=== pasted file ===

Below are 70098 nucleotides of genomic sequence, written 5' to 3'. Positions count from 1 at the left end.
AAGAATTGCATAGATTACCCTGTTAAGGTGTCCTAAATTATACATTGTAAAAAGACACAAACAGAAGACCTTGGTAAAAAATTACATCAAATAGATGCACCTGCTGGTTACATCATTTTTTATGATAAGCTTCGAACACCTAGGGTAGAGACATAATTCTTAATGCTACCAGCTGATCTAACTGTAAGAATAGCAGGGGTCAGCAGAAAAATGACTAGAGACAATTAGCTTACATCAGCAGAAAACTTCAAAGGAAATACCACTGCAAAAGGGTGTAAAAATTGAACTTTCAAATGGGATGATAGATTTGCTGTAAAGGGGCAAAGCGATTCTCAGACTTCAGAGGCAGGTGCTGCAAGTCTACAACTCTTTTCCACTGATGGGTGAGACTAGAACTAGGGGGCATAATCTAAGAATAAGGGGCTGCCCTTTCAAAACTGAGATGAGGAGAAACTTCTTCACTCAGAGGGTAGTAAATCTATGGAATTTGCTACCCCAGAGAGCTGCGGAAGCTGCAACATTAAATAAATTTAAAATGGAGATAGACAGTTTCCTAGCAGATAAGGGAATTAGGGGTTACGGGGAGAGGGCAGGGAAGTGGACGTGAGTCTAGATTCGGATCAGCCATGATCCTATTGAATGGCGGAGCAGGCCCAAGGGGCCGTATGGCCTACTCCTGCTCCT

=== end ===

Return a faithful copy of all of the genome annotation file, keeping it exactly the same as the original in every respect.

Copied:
Below are 70098 nucleotides of genomic sequence, written 5' to 3'. Positions count from 1 at the left end.
AAGAATTGCATAGATTACCCTGTTAAGGTGTCCTAAATTATACATTGTAAAAAGACACAAACAGAAGACCTTGGTAAAAAATTACATCAAATAGATGCACCTGCTGGTTACATCATTTTTTATGATAAGCTTCGAACACCTAGGGTAGAGACATAATTCTTAATGCTACCAGCTGATCTAACTGTAAGAATAGCAGGGGTCAGCAGAAAAATGACTAGAGACAATTAGCTTACATCAGCAGAAAACTTCAAAGGAAATACCACTGCAAAAGGGTGTAAAAATTGAACTTTCAAATGGGATGATAGATTTGCTGTAAAGGGGCAAAGCGATTCTCAGACTTCAGAGGCAGGTGCTGCAAGTCTACAACTCTTTTCCACTGATGGGTGAGACTAGAACTAGGGGGCATAATCTAAGAATAAGGGGCTGCCCTTTCAAAACTGAGATGAGGAGAAACTTCTTCACTCAGAGGGTAGTAAATCTATGGAATTTGCTACCCCAGAGAGCTGCGGAAGCTGCAACATTAAATAAATTTAAAATGGAGATAGACAGTTTCCTAGCAGATAAGGGAATTAGGGGTTACGGGGAGAGGGCAGGGAAGTGGACGTGAGTCTAGATTCGGATCAGCCATGATCCTATTGAATGGCGGAGCAGGCCCAAGGGGCCGTATGGCCTACTCCTGCTCCT